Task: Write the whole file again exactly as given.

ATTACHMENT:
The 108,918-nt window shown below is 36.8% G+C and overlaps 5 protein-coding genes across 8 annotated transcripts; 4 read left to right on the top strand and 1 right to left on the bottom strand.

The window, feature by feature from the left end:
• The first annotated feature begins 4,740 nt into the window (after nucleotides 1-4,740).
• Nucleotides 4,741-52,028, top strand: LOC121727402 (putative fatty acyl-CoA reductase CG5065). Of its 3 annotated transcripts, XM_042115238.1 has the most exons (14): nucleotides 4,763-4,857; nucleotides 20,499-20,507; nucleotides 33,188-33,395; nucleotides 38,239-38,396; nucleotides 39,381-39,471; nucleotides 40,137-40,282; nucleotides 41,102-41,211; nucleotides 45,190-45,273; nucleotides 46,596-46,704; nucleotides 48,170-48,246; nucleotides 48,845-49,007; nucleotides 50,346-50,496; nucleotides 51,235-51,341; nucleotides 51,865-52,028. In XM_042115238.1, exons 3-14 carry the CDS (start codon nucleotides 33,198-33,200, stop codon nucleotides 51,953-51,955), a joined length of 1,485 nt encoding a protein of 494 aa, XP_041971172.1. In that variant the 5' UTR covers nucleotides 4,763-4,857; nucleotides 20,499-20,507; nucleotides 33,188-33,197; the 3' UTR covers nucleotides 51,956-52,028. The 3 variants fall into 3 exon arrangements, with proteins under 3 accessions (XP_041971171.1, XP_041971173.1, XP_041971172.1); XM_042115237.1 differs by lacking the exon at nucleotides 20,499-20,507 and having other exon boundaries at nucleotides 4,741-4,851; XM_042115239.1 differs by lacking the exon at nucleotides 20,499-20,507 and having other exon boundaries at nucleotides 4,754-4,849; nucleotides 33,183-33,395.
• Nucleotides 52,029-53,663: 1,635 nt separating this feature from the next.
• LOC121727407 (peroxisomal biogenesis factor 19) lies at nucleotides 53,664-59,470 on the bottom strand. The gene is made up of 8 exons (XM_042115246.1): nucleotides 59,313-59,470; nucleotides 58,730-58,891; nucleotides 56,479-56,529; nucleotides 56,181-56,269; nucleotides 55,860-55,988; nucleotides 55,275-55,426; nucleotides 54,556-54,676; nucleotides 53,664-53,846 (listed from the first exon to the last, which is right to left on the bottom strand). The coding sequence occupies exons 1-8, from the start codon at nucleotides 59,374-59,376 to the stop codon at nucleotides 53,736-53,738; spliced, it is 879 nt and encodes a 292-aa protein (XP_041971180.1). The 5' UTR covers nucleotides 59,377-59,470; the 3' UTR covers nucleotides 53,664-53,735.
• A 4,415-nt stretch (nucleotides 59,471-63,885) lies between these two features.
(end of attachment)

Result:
The 108,918-nt window shown below is 36.8% G+C and overlaps 5 protein-coding genes across 8 annotated transcripts; 4 read left to right on the top strand and 1 right to left on the bottom strand.

The window, feature by feature from the left end:
• The first annotated feature begins 4,740 nt into the window (after nucleotides 1-4,740).
• Nucleotides 4,741-52,028, top strand: LOC121727402 (putative fatty acyl-CoA reductase CG5065). Of its 3 annotated transcripts, XM_042115238.1 has the most exons (14): nucleotides 4,763-4,857; nucleotides 20,499-20,507; nucleotides 33,188-33,395; nucleotides 38,239-38,396; nucleotides 39,381-39,471; nucleotides 40,137-40,282; nucleotides 41,102-41,211; nucleotides 45,190-45,273; nucleotides 46,596-46,704; nucleotides 48,170-48,246; nucleotides 48,845-49,007; nucleotides 50,346-50,496; nucleotides 51,235-51,341; nucleotides 51,865-52,028. In XM_042115238.1, exons 3-14 carry the CDS (start codon nucleotides 33,198-33,200, stop codon nucleotides 51,953-51,955), a joined length of 1,485 nt encoding a protein of 494 aa, XP_041971172.1. In that variant the 5' UTR covers nucleotides 4,763-4,857; nucleotides 20,499-20,507; nucleotides 33,188-33,197; the 3' UTR covers nucleotides 51,956-52,028. The 3 variants fall into 3 exon arrangements, with proteins under 3 accessions (XP_041971171.1, XP_041971173.1, XP_041971172.1); XM_042115237.1 differs by lacking the exon at nucleotides 20,499-20,507 and having other exon boundaries at nucleotides 4,741-4,851; XM_042115239.1 differs by lacking the exon at nucleotides 20,499-20,507 and having other exon boundaries at nucleotides 4,754-4,849; nucleotides 33,183-33,395.
• Nucleotides 52,029-53,663: 1,635 nt separating this feature from the next.
• LOC121727407 (peroxisomal biogenesis factor 19) lies at nucleotides 53,664-59,470 on the bottom strand. The gene is made up of 8 exons (XM_042115246.1): nucleotides 59,313-59,470; nucleotides 58,730-58,891; nucleotides 56,479-56,529; nucleotides 56,181-56,269; nucleotides 55,860-55,988; nucleotides 55,275-55,426; nucleotides 54,556-54,676; nucleotides 53,664-53,846 (listed from the first exon to the last, which is right to left on the bottom strand). The coding sequence occupies exons 1-8, from the start codon at nucleotides 59,374-59,376 to the stop codon at nucleotides 53,736-53,738; spliced, it is 879 nt and encodes a 292-aa protein (XP_041971180.1). The 5' UTR covers nucleotides 59,377-59,470; the 3' UTR covers nucleotides 53,664-53,735.
• A 4,415-nt stretch (nucleotides 59,471-63,885) lies between these two features.